Microsoft has moved to update its Security Development Lifecycle to make it easier for developers to create new applications with security in mind at the front end of the application development cycle.
At the Black Hat security conference in Washington, Microsoft made a series of announcements around its SDL architecture. For instance, Microsoft announced a simplified implementation of the SDL. According to a Microsoft document describing the simplified solution: “Many developers avoid secure development practices because they think it will cost too much and require huge resources. They are also put off adopting Microsoft’s SDL because they believe it is exclusively for the Microsoft platform. This white paper explains how the SDL can be implemented with limited resources and applied to other platforms.”
Microsoft also announced support for Agile development with its SDL solution. According to Microsoft’s own description of its Agile support:
““Microsoft will release a beta of a free, downloadable template for applying Security Development Lifecycle (SDL) methodology to the Microsoft Solutions Framework (MSF) for Agile Software Development process. The MSF for Agile Software Development plus SDL Process Template for Visual Studio Team System 2008 lets developers integrate the SDL-Agile secure development methodology directly into the Visual Studio development environment. A beta template for Visual Studio 2010 will be available shortly after Microsoft releases that product in April. A final release of both templates is currently scheduled for the second quarter of 2010.”“
A Microsoft fact sheet on the Agile support said:
““With the MSF Agile + SDL template, any code checked into the Visual Studio Team System source repository by the developer is analyzed to ensure that it complies with SDL secure development practices. The template also automatically creates workflow tracking items for manual SDL processes such as threat modeling to ensure that these important security activities are not accidentally skipped or forgotten. Finally, they integrate with the other SDL tools, including the Microsoft SDL Threat Modeling Tool, the Microsoft Binscope Binary Analyzer and the Microsoft MiniFuzz File Fuzzer Tool.”“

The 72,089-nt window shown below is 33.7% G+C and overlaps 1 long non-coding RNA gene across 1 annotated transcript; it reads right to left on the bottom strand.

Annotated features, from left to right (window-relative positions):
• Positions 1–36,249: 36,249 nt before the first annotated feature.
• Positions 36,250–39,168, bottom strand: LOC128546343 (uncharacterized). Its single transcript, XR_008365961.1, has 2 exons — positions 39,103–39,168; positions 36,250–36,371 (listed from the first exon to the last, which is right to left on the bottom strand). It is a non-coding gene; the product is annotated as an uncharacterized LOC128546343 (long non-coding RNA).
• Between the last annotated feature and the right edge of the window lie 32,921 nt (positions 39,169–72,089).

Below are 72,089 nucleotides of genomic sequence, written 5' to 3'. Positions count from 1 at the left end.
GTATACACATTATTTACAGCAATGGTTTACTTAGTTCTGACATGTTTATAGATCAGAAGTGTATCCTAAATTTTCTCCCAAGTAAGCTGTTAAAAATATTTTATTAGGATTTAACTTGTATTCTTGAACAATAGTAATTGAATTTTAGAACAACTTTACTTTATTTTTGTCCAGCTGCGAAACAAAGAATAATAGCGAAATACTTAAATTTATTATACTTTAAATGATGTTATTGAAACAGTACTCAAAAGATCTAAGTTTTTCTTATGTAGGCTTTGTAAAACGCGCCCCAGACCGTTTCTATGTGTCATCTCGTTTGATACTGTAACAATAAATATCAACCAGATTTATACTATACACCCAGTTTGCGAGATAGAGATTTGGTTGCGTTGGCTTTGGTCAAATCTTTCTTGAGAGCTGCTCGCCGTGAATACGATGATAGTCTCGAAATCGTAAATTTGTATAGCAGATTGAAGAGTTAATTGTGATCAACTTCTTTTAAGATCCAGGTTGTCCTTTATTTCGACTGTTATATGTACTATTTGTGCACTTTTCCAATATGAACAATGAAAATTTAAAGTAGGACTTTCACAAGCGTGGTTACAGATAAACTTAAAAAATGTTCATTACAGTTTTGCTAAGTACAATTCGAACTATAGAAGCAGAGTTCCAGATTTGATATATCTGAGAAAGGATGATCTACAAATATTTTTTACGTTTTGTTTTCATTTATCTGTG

Also at Black Hat, Microsoft announced that it will expand the SDL Pro Network, which was set up in November 2008. SDL Pro Network members are specialist security organizations that offer services to help organizations adopt the SDL.
Microsoft is expected to announce the creation of a Tools membership category to complement the Consulting and Training categories. Tools members are companies that are able to deploy a range of security tools, such as static analysis tools for the Implementation phase and dynamic and binary analysis tools for the Verification phase.
At the conference, Microsoft will announce seven new members of the SDL Pro Network:
Fortify (Tools Member)
Veracode (Tools Member)
Codenomicon (Tools Member)
Booz-Allen Hamilton (Consulting Member)
Casaba Security (Consulting Member)
Consult2Comply (Consulting Member)
Safelight Security Advisors (Training Member)
Microsoft said that, to date, more than 48,000 developers have downloaded four free SDL tools and 78,000 have downloaded free SDL guidance.